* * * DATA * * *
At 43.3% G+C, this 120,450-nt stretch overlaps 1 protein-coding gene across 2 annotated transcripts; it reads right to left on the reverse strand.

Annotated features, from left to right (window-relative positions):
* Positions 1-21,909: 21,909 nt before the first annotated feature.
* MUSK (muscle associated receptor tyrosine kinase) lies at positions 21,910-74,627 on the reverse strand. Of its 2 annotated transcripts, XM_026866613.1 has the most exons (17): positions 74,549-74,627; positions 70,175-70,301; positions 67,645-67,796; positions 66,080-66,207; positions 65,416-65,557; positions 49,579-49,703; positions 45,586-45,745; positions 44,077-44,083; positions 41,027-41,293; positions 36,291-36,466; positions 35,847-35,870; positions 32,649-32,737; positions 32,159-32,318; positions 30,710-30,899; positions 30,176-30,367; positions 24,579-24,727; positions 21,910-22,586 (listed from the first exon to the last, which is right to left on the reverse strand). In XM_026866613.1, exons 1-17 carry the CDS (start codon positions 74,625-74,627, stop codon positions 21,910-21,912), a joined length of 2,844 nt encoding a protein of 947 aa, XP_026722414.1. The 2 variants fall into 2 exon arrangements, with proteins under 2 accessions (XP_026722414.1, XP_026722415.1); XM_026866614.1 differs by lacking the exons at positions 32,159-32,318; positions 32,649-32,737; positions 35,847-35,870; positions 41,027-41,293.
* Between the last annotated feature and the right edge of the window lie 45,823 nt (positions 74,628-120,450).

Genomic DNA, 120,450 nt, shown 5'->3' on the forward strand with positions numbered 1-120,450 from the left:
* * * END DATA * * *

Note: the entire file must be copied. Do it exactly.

At 43.3% G+C, this 120,450-nt stretch overlaps 1 protein-coding gene across 2 annotated transcripts; it reads right to left on the reverse strand.

Annotated features, from left to right (window-relative positions):
* Positions 1-21,909: 21,909 nt before the first annotated feature.
* MUSK (muscle associated receptor tyrosine kinase) lies at positions 21,910-74,627 on the reverse strand. Of its 2 annotated transcripts, XM_026866613.1 has the most exons (17): positions 74,549-74,627; positions 70,175-70,301; positions 67,645-67,796; positions 66,080-66,207; positions 65,416-65,557; positions 49,579-49,703; positions 45,586-45,745; positions 44,077-44,083; positions 41,027-41,293; positions 36,291-36,466; positions 35,847-35,870; positions 32,649-32,737; positions 32,159-32,318; positions 30,710-30,899; positions 30,176-30,367; positions 24,579-24,727; positions 21,910-22,586 (listed from the first exon to the last, which is right to left on the reverse strand). In XM_026866613.1, exons 1-17 carry the CDS (start codon positions 74,625-74,627, stop codon positions 21,910-21,912), a joined length of 2,844 nt encoding a protein of 947 aa, XP_026722414.1. The 2 variants fall into 2 exon arrangements, with proteins under 2 accessions (XP_026722414.1, XP_026722415.1); XM_026866614.1 differs by lacking the exons at positions 32,159-32,318; positions 32,649-32,737; positions 35,847-35,870; positions 41,027-41,293.
* Between the last annotated feature and the right edge of the window lie 45,823 nt (positions 74,628-120,450).

Genomic DNA, 120,450 nt, shown 5'->3' on the forward strand with positions numbered 1-120,450 from the left: